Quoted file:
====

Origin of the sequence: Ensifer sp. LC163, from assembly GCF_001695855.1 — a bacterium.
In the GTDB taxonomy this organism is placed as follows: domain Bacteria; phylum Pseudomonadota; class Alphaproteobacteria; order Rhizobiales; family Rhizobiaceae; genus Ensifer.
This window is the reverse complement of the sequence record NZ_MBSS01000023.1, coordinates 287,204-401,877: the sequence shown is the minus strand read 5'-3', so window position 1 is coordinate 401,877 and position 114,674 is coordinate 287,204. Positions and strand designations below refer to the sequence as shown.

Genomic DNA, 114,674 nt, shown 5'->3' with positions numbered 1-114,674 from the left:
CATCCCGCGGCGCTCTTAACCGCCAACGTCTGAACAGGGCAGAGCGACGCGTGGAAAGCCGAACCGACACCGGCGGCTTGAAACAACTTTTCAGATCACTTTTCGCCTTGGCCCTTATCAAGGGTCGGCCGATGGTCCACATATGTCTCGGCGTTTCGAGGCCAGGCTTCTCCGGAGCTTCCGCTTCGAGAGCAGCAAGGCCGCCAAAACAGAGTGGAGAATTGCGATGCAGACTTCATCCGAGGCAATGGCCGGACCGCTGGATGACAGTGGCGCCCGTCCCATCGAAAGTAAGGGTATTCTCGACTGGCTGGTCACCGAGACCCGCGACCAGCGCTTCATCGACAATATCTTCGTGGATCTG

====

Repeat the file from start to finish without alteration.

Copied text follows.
Origin of the sequence: Ensifer sp. LC163, from assembly GCF_001695855.1 — a bacterium.
In the GTDB taxonomy this organism is placed as follows: domain Bacteria; phylum Pseudomonadota; class Alphaproteobacteria; order Rhizobiales; family Rhizobiaceae; genus Ensifer.
This window is the reverse complement of the sequence record NZ_MBSS01000023.1, coordinates 287,204-401,877: the sequence shown is the minus strand read 5'-3', so window position 1 is coordinate 401,877 and position 114,674 is coordinate 287,204. Positions and strand designations below refer to the sequence as shown.

Genomic DNA, 114,674 nt, shown 5'->3' with positions numbered 1-114,674 from the left:
CATCCCGCGGCGCTCTTAACCGCCAACGTCTGAACAGGGCAGAGCGACGCGTGGAAAGCCGAACCGACACCGGCGGCTTGAAACAACTTTTCAGATCACTTTTCGCCTTGGCCCTTATCAAGGGTCGGCCGATGGTCCACATATGTCTCGGCGTTTCGAGGCCAGGCTTCTCCGGAGCTTCCGCTTCGAGAGCAGCAAGGCCGCCAAAACAGAGTGGAGAATTGCGATGCAGACTTCATCCGAGGCAATGGCCGGACCGCTGGATGACAGTGGCGCCCGTCCCATCGAAAGTAAGGGTATTCTCGACTGGCTGGTCACCGAGACCCGCGACCAGCGCTTCATCGACAATATCTTCGTGGATCTG